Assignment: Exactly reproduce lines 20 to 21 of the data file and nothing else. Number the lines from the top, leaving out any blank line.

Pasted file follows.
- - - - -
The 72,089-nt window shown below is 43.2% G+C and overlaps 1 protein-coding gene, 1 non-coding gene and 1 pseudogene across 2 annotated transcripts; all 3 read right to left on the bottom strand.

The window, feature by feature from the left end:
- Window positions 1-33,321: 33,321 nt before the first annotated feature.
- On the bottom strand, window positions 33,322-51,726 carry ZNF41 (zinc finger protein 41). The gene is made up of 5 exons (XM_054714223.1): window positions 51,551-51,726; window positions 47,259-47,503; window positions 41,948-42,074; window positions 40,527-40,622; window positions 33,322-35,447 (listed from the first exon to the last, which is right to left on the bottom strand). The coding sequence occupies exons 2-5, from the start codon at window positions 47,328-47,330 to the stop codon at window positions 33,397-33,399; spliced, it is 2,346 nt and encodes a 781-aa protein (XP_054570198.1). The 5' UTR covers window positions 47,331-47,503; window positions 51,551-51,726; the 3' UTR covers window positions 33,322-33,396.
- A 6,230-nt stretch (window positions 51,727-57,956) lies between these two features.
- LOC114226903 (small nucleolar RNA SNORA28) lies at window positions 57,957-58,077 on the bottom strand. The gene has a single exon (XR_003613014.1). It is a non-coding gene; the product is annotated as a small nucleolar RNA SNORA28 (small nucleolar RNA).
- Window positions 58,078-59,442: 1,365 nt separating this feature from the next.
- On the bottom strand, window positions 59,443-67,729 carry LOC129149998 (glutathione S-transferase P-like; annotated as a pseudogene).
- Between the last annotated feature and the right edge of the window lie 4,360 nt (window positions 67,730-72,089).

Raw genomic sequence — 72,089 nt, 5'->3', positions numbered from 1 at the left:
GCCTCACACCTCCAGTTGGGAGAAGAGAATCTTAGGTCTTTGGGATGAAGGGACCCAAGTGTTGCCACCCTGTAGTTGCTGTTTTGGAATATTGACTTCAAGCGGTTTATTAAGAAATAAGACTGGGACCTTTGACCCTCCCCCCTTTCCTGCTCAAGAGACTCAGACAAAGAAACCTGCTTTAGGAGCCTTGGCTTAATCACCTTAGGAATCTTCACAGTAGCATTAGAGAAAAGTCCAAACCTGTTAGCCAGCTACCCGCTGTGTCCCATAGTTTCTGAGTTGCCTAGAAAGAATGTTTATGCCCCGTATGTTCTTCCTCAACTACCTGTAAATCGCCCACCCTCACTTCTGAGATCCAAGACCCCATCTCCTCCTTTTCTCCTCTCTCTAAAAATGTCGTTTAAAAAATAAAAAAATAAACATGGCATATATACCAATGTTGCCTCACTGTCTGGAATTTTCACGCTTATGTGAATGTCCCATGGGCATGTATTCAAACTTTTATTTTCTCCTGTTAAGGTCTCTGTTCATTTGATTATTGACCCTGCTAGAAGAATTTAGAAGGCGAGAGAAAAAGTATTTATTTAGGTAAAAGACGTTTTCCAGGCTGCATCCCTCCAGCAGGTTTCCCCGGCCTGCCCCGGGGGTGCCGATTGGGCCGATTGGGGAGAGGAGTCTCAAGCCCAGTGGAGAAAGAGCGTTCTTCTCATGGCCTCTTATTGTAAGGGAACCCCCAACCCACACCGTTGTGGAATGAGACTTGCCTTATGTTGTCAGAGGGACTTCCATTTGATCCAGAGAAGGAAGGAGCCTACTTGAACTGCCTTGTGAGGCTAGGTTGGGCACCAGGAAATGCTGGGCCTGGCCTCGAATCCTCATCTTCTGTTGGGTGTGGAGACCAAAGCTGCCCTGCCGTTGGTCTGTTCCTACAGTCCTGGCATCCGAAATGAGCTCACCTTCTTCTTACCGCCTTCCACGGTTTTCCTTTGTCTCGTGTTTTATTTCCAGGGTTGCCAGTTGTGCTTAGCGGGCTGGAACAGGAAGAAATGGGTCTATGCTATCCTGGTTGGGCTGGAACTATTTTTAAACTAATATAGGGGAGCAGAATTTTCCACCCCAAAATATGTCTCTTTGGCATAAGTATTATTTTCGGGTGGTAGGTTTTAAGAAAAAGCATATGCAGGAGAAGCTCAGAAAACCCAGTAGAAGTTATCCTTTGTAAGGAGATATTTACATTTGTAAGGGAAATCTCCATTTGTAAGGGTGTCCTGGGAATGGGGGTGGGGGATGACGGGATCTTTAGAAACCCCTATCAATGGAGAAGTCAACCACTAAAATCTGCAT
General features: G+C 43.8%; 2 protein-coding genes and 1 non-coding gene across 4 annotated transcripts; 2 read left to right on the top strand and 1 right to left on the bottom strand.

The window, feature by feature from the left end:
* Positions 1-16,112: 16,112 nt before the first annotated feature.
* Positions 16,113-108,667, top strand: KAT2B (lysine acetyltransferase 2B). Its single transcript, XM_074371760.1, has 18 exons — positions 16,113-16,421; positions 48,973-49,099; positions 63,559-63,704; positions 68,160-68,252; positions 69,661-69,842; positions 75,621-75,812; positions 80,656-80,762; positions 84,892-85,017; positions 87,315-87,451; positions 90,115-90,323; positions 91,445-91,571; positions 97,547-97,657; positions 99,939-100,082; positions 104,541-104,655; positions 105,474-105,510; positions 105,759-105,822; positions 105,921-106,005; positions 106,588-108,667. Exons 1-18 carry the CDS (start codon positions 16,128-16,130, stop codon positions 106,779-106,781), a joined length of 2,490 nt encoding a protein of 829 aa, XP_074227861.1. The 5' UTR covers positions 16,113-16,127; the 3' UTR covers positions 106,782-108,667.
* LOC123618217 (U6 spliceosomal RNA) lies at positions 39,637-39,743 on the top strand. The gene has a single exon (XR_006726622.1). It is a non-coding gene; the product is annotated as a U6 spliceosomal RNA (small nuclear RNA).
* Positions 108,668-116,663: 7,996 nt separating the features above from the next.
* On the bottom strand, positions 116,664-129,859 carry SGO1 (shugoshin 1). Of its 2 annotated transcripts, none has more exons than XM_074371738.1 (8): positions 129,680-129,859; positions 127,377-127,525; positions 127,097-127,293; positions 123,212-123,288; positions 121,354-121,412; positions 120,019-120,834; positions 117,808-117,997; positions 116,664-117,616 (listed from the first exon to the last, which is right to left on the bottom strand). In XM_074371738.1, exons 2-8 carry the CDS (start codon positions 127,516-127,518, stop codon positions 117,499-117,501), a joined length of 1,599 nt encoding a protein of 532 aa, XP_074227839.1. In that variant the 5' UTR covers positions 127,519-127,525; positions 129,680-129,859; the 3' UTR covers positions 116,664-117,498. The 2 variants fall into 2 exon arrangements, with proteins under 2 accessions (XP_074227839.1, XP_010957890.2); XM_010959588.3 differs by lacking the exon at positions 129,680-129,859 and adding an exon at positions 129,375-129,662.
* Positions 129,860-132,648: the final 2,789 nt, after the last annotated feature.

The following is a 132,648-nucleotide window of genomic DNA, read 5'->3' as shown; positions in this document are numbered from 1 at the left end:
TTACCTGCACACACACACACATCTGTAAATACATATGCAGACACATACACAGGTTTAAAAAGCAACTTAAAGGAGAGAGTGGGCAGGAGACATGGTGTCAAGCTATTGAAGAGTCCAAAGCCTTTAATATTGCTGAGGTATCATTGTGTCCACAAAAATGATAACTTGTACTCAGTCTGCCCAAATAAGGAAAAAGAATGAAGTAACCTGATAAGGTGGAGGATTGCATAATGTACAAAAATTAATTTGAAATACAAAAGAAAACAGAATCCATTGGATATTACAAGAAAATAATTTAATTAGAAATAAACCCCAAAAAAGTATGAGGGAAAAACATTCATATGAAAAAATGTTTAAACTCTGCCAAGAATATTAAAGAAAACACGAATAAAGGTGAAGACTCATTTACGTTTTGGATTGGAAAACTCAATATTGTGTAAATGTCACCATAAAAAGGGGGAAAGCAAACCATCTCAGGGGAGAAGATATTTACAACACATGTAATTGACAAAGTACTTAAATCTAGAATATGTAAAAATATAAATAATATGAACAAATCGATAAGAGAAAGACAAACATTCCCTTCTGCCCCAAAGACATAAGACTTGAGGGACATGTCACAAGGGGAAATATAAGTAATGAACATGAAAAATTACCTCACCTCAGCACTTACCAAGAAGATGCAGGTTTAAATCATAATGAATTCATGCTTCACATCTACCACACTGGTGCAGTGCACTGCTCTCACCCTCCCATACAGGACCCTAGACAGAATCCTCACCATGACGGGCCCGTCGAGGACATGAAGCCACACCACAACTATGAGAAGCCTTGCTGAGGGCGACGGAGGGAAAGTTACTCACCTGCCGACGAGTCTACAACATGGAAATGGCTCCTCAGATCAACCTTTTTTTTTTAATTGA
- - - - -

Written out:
The following is a 132,648-nucleotide window of genomic DNA, read 5'->3' as shown; positions in this document are numbered from 1 at the left end:
TTACCTGCACACACACACACATCTGTAAATACATATGCAGACACATACACAGGTTTAAAAAGCAACTTAAAGGAGAGAGTGGGCAGGAGACATGGTGTCAAGCTATTGAAGAGTCCAAAGCCTTTAATATTGCTGAGGTATCATTGTGTCCACAAAAATGATAACTTGTACTCAGTCTGCCCAAATAAGGAAAAAGAATGAAGTAACCTGATAAGGTGGAGGATTGCATAATGTACAAAAATTAATTTGAAATACAAAAGAAAACAGAATCCATTGGATATTACAAGAAAATAATTTAATTAGAAATAAACCCCAAAAAAGTATGAGGGAAAAACATTCATATGAAAAAATGTTTAAACTCTGCCAAGAATATTAAAGAAAACACGAATAAAGGTGAAGACTCATTTACGTTTTGGATTGGAAAACTCAATATTGTGTAAATGTCACCATAAAAAGGGGGAAAGCAAACCATCTCAGGGGAGAAGATATTTACAACACATGTAATTGACAAAGTACTTAAATCTAGAATATGTAAAAATATAAATAATATGAACAAATCGATAAGAGAAAGACAAACATTCCCTTCTGCCCCAAAGACATAAGACTTGAGGGACATGTCACAAGGGGAAATATAAGTAATGAACATGAAAAATTACCTCACCTCAGCACTTACCAAGAAGATGCAGGTTTAAATCATAATGAATTCATGCTTCACATCTACCACACTGGTGCAGTGCACTGCTCTCACCCTCCCATACAGGACCCTAGACAGAATCCTCACCATGACGGGCCCGTCGAGGACATGAAGCCACACCACAACTATGAGAAGCCTTGCTGAGGGCGACGGAGGGAAAGTTACTCACCTGCCGACGAGTCTACAACATGGAAATGGCTCCTCAGATCAACCTTTTTTTTTTAATTGA